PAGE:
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</bibtex>
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When used for Internet connectivity, VPN service also acts as a form of proxy and protects the user's physical IP address from public display. As a result, they are an increasingly popular form of anonymity protection for internet users. While there are some concerns that the availability of anonymous connectivity would encourage true fraud, in practice those engaged in commercial fraud online use other, existing tools to keep their activities from being discovered - there is no known case of a commercial VPN service being used to further a fraudulent activity online, thus far.
  
<bibtex>
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== VPNs and anonymity ==
@article{ganeshana001,
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author = {Balaji Ganeshana, Dhananjay Theckedathb, Rupert Younga and Chris Chatwina  },
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title = {Biometric iris recognition system using a fast and robust iris localization and alignment procedure },
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journal = {Optics and Lasers in Engineering },
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volume = {44},
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number = {1},
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month = {January},
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year = {2006},
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pages = {1--24},
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doi = {http://dx.doi.org/10.1016/j.optlaseng.2005.03.010 },
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publisher = {Elsevier B.V},
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abstract = {Iris recognition as a biometric technique for personal identification and verification is examined. The motivation for this stems from the observation that the human iris provides a unique structure suitable for non-invasive biometric assessment. In particular the irises are as distinct as fingerprints or patterns of retinal blood vessels and the appearance of the iris is amenable to remote examination. In this paper we have used a database of iris images of more than 100 people, which was used in the implementation of the iris recognition software. The software developed uses a novel technique of localization, alignment, pattern matching of the irises and finally the decision regarding the degree of match. }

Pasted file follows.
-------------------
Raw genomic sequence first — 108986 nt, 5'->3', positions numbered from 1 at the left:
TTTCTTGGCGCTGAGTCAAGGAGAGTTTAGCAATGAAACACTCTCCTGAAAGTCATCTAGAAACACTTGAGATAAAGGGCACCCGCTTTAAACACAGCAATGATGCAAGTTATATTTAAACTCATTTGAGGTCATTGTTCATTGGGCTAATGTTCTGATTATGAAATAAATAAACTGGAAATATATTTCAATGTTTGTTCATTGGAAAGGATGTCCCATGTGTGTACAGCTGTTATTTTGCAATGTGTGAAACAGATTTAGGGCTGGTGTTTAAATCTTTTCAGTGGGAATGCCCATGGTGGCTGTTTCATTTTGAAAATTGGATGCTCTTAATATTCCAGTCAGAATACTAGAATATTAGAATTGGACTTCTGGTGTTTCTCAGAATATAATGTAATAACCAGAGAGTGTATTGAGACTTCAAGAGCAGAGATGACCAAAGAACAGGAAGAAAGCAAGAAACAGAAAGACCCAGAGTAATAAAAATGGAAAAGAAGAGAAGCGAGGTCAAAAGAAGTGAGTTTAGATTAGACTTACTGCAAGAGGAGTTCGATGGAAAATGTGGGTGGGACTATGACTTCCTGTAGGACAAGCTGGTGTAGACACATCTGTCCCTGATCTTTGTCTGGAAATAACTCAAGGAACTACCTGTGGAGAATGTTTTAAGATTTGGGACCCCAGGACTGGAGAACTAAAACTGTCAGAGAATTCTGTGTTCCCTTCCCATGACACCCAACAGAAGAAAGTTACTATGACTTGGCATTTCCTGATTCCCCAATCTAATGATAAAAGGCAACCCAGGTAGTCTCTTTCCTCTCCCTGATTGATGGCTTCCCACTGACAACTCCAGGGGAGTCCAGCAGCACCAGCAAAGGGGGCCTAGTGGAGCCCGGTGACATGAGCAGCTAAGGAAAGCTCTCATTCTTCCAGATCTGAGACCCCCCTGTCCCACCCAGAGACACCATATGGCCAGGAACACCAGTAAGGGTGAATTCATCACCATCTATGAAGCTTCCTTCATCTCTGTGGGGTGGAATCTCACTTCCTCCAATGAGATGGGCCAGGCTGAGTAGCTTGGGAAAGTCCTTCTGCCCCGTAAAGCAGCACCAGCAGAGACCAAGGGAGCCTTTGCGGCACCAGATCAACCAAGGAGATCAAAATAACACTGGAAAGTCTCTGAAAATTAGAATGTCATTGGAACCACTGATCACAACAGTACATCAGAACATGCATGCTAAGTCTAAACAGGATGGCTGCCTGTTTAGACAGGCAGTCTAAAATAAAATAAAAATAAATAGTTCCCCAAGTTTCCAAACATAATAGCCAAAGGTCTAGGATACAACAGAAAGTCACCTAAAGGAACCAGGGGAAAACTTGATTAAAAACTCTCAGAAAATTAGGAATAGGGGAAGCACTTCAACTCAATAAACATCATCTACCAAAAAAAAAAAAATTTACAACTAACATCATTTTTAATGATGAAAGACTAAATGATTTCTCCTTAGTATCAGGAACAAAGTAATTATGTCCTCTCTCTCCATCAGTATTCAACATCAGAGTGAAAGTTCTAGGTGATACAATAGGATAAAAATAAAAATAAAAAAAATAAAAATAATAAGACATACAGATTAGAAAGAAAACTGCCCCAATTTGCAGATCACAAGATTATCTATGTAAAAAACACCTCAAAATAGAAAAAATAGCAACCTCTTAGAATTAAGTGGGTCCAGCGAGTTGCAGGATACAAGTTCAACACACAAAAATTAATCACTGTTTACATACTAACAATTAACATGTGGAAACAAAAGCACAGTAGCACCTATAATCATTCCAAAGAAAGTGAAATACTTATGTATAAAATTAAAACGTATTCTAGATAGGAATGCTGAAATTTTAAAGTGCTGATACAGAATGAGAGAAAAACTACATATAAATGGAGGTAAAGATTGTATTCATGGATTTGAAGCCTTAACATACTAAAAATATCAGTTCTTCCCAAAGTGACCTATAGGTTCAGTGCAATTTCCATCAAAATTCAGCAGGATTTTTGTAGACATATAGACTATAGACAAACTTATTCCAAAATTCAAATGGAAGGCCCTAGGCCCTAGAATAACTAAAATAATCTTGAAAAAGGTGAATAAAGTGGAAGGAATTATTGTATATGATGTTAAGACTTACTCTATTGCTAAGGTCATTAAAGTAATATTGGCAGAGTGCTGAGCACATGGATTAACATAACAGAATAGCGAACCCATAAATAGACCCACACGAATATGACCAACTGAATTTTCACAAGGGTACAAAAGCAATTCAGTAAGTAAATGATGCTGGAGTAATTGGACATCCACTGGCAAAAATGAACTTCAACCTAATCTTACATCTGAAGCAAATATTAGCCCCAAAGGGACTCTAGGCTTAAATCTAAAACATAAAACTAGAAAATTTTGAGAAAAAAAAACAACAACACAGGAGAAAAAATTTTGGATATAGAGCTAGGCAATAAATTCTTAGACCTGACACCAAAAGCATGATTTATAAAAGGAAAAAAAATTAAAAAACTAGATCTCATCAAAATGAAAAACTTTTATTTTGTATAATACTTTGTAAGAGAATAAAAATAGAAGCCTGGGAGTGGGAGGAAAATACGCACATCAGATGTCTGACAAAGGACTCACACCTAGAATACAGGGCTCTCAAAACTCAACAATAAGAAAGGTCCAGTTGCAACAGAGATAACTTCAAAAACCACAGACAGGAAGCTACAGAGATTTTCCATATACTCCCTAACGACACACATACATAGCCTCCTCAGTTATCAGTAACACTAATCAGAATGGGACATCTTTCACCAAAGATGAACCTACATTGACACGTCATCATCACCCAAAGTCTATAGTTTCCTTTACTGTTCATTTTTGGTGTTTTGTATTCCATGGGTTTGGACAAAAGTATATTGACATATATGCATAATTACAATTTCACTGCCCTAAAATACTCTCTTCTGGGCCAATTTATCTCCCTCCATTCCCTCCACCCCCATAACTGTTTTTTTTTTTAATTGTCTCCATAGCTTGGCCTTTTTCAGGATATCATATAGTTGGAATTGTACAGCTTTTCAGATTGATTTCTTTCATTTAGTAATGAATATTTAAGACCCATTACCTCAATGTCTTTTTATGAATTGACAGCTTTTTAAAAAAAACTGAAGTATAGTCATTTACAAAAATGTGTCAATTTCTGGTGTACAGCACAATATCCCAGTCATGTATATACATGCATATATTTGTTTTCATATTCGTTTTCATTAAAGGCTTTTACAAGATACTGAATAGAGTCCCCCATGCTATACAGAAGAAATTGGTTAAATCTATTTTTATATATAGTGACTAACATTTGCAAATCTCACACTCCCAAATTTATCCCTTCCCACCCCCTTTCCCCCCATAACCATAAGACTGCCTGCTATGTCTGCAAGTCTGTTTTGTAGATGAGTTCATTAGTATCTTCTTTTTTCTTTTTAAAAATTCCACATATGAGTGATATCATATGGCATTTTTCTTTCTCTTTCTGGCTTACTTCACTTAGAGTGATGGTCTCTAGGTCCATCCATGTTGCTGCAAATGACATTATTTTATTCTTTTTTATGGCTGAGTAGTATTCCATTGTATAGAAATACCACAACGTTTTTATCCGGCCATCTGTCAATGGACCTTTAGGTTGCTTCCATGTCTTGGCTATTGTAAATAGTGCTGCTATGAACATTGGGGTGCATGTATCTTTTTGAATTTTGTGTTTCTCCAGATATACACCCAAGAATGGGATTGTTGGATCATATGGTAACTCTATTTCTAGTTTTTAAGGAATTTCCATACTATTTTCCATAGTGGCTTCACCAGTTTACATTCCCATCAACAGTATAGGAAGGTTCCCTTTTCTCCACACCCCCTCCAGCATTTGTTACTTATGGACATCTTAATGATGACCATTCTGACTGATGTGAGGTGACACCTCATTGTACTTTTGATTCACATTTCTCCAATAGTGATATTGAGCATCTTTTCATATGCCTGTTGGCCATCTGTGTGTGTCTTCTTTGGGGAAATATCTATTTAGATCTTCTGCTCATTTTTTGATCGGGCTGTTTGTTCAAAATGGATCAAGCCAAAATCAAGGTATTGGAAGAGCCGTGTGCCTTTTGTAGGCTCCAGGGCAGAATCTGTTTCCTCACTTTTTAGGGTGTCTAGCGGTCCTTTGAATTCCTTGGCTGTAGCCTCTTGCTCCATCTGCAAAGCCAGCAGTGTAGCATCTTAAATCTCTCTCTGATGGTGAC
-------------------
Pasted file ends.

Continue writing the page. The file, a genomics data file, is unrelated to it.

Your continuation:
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}
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</bibtex>
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* Log files: VPN services may maintain usage logs which could then be used to track the activities of the user of those services, after the fact. However some commercial consumer-oriented VPN services specifically configure their servers not to retain any logfile information of this type. An example is [[Cryptocloud_VPN]].
  
<bibtex>
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* Protocol stack: [[TCP timestamps]] and IP ID values may be used in correlating incoming (encrypted) and outgoing (unencrypted) network streams. This type of "traffic analysis" can, in theory, be used to gather information about a fully-encrypted VPN connection - in practice, there are no known examples of traffic analysis being used against commercial VPN service providers.
@article{ross001,
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author = {Arun Ross and Anil Jain },
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title = {Information fusion in biometrics},
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journal = {Pattern Recognition Letters },
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volume = {24},
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number = {13},